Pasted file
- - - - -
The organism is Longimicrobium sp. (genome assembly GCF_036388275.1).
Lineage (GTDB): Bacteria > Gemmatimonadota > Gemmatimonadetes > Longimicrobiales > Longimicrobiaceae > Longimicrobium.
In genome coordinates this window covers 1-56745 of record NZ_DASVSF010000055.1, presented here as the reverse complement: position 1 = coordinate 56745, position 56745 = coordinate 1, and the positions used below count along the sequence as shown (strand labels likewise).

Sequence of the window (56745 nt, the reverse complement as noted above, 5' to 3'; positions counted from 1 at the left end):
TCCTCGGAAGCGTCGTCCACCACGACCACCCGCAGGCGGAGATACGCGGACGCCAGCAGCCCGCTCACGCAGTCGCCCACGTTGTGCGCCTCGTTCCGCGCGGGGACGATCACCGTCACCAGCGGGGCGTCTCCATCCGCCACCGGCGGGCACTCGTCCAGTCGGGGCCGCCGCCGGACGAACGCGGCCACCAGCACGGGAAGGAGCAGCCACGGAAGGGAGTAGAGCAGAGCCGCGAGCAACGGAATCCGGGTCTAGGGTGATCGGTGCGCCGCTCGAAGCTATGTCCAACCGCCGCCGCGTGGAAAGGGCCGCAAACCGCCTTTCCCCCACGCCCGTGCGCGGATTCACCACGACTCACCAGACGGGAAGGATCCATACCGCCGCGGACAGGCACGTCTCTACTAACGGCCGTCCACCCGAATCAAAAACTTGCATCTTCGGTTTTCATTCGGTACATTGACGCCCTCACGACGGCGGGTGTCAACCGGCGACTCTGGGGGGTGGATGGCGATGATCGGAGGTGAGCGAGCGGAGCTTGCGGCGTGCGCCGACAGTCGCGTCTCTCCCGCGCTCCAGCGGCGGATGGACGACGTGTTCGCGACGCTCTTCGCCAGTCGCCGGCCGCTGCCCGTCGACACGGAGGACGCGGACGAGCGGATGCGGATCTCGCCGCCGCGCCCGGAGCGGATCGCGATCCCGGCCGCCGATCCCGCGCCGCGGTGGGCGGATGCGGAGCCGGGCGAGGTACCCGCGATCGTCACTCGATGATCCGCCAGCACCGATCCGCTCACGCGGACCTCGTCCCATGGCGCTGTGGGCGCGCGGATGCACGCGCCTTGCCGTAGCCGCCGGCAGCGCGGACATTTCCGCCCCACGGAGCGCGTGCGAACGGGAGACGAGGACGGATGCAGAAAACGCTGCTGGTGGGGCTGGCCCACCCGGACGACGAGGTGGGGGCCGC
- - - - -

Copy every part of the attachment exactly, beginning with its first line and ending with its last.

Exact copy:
The organism is Longimicrobium sp. (genome assembly GCF_036388275.1).
Lineage (GTDB): Bacteria > Gemmatimonadota > Gemmatimonadetes > Longimicrobiales > Longimicrobiaceae > Longimicrobium.
In genome coordinates this window covers 1-56745 of record NZ_DASVSF010000055.1, presented here as the reverse complement: position 1 = coordinate 56745, position 56745 = coordinate 1, and the positions used below count along the sequence as shown (strand labels likewise).

Sequence of the window (56745 nt, the reverse complement as noted above, 5' to 3'; positions counted from 1 at the left end):
TCCTCGGAAGCGTCGTCCACCACGACCACCCGCAGGCGGAGATACGCGGACGCCAGCAGCCCGCTCACGCAGTCGCCCACGTTGTGCGCCTCGTTCCGCGCGGGGACGATCACCGTCACCAGCGGGGCGTCTCCATCCGCCACCGGCGGGCACTCGTCCAGTCGGGGCCGCCGCCGGACGAACGCGGCCACCAGCACGGGAAGGAGCAGCCACGGAAGGGAGTAGAGCAGAGCCGCGAGCAACGGAATCCGGGTCTAGGGTGATCGGTGCGCCGCTCGAAGCTATGTCCAACCGCCGCCGCGTGGAAAGGGCCGCAAACCGCCTTTCCCCCACGCCCGTGCGCGGATTCACCACGACTCACCAGACGGGAAGGATCCATACCGCCGCGGACAGGCACGTCTCTACTAACGGCCGTCCACCCGAATCAAAAACTTGCATCTTCGGTTTTCATTCGGTACATTGACGCCCTCACGACGGCGGGTGTCAACCGGCGACTCTGGGGGGTGGATGGCGATGATCGGAGGTGAGCGAGCGGAGCTTGCGGCGTGCGCCGACAGTCGCGTCTCTCCCGCGCTCCAGCGGCGGATGGACGACGTGTTCGCGACGCTCTTCGCCAGTCGCCGGCCGCTGCCCGTCGACACGGAGGACGCGGACGAGCGGATGCGGATCTCGCCGCCGCGCCCGGAGCGGATCGCGATCCCGGCCGCCGATCCCGCGCCGCGGTGGGCGGATGCGGAGCCGGGCGAGGTACCCGCGATCGTCACTCGATGATCCGCCAGCACCGATCCGCTCACGCGGACCTCGTCCCATGGCGCTGTGGGCGCGCGGATGCACGCGCCTTGCCGTAGCCGCCGGCAGCGCGGACATTTCCGCCCCACGGAGCGCGTGCGAACGGGAGACGAGGACGGATGCAGAAAACGCTGCTGGTGGGGCTGGCCCACCCGGACGACGAGGTGGGGGCCGC